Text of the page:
Just in time for St Patrick’s Day! According to irishcentral.com, the black stuff disobeys the laws of physics. Science has finally figured out just why Guinness is so different. Unlike other brews, the bubbles in Guinness go down rather than up.
They used a super-fast camera that magnified the bubbles to 1000 percent of their normal size and zoomed in on their behaviour. They found that the bubbles rose rapidly at the center of the glass, pulling the surrounding liquid with them and setting up a circulating current while the outlying bubbles moved downwards.
Senior researcher Dr Andrew Alexander, who lectures in chemical physics at the University of Edinburgh, said he had wanted to do this experiment since drinking Guinness as a student. “I’d wanted to try and capture the bubbles going down as I had obviously wondered whether it really did happen, having drunk a few Guinness during my time at university, or whether it was an optical illusion created by the waves in the drink that don’t contain any bubbles. Nobody had carried out the experiment before. Guinness is good for this experiment as the bubbles are small, due to being released at high pressure by the widget and therefore easily pushed around. The circulation cells in the glass provide the same effect like you see in a tornado. The gas in the bubbles is also important. In lager beers, the gas is carbon dioxide which is more easily dissolved into the liquid. The gas in Guinness bubbles is nitrogen – not so easily dissolved and therefore not prone to grow larger. Finally, the contrast between the dark liquid and the light cream bubbles make the bubbles much easier to see.”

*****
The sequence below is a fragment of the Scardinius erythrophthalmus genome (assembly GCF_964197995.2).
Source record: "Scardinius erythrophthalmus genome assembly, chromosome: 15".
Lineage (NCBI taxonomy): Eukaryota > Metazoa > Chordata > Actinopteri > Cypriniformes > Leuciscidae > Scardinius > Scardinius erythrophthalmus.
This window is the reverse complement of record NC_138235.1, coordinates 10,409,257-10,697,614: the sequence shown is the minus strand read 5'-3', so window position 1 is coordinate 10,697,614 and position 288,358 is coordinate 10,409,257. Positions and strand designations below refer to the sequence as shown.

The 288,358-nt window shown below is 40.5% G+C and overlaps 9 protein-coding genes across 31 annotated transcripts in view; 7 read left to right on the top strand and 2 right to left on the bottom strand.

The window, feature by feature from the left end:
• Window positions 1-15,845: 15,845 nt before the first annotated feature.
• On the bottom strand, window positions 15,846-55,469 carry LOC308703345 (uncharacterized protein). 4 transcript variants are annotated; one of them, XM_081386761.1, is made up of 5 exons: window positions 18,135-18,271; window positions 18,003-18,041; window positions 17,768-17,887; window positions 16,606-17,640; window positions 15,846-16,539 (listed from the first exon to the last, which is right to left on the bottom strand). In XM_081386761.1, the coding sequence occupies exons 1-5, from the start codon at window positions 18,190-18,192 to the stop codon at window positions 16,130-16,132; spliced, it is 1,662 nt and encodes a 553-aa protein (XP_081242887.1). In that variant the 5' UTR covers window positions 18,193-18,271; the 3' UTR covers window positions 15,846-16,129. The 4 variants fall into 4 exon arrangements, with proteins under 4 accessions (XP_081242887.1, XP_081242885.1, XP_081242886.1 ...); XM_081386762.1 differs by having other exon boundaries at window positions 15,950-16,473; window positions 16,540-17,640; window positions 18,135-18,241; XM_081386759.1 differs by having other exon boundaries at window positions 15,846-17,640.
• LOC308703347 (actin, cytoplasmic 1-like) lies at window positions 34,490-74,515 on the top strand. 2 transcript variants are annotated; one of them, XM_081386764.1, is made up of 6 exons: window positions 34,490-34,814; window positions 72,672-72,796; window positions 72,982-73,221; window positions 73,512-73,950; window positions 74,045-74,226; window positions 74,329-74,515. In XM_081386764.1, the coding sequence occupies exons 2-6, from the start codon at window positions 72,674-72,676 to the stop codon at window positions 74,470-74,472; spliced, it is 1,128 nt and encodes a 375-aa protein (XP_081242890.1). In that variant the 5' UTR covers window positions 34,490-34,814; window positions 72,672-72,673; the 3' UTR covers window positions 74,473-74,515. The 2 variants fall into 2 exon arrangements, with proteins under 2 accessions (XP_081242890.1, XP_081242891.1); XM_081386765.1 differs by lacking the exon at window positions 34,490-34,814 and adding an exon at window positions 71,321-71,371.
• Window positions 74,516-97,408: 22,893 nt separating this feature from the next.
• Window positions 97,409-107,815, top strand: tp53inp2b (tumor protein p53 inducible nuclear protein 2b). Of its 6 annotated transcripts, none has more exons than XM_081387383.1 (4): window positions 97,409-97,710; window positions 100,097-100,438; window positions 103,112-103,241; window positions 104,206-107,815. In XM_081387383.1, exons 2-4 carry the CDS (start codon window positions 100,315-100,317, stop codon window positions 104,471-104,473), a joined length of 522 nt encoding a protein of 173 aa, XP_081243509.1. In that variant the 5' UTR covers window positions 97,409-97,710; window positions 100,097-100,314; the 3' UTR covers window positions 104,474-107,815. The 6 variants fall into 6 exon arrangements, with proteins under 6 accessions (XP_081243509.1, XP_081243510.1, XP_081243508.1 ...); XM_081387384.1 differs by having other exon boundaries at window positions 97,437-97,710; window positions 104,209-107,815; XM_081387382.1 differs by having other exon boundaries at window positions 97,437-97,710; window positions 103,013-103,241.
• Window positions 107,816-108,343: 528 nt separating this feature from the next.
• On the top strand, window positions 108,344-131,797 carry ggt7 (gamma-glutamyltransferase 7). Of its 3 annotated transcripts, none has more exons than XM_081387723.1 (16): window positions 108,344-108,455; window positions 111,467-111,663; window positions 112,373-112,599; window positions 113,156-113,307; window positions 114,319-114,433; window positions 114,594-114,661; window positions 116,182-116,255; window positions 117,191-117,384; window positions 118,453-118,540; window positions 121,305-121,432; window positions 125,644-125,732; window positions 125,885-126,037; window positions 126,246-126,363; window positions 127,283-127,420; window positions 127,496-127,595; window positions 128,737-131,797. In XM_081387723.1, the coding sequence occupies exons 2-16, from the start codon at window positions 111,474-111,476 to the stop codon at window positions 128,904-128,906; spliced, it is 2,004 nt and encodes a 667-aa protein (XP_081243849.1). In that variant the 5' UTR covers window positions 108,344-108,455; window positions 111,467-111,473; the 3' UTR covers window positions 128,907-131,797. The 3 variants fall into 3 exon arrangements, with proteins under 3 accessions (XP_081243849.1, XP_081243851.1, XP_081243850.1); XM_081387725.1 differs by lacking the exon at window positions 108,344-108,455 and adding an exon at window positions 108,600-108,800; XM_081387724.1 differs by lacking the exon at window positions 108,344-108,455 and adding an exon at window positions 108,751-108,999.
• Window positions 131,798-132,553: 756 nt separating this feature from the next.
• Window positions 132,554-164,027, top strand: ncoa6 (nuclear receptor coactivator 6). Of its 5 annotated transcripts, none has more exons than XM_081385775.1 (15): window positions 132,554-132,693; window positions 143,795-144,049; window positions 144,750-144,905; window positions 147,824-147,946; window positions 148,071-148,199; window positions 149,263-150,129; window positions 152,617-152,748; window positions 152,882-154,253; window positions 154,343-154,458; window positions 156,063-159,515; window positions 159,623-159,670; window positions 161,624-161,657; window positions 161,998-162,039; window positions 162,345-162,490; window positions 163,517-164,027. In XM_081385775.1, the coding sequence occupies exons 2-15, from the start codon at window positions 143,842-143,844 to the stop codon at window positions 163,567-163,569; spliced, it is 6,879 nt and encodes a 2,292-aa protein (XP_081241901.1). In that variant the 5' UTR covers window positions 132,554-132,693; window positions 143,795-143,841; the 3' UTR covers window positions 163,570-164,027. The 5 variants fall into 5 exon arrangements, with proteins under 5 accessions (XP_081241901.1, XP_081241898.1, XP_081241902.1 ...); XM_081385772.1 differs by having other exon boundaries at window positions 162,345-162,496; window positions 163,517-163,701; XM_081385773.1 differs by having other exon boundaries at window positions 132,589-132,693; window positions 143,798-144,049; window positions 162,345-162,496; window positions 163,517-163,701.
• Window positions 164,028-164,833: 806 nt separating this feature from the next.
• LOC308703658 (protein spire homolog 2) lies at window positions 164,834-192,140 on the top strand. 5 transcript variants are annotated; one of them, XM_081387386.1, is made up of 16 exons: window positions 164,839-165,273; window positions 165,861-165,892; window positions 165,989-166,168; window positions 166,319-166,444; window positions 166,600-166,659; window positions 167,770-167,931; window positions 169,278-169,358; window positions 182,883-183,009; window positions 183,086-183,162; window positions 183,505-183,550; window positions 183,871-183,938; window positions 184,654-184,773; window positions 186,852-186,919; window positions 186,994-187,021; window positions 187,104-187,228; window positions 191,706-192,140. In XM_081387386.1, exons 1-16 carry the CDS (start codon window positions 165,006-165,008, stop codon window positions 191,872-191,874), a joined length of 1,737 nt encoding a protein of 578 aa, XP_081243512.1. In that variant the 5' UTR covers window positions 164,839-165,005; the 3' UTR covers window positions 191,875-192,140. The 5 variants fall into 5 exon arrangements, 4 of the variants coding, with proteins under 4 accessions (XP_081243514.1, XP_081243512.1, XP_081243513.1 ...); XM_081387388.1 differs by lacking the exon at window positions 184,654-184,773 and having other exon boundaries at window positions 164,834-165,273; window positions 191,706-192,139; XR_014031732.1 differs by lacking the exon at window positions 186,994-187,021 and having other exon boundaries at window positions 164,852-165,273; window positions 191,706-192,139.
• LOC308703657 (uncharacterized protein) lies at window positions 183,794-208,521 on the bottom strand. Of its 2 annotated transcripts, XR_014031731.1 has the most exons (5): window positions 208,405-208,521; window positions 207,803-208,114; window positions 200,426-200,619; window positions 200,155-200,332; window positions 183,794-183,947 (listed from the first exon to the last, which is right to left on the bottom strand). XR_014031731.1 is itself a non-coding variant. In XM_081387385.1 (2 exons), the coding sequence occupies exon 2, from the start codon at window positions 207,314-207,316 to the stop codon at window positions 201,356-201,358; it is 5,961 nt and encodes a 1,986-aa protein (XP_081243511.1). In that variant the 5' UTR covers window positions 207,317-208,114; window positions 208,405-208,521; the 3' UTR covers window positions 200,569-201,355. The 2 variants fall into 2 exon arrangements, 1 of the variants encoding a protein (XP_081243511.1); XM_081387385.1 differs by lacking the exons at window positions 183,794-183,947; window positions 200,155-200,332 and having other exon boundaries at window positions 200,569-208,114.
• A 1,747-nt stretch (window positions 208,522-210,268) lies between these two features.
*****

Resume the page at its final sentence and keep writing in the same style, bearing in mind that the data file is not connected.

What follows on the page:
I’m pleased they have finally solved this mystery in time for St Patrick’s Day when many people will no doubt be enjoying a pint or ten.
Saint Patrick’s Day (Irish: Lá Fhéile Pádraig) is a yearly holiday celebrated on 17 March.
It is named after Saint Patrick (circa AD 387–461), the most commonly recognized of the patron saints of Ireland. It began as a purely Catholic holiday and became an official feast day in the early 1600s. However, it has gradually become more of a secular celebration of Ireland’s culture.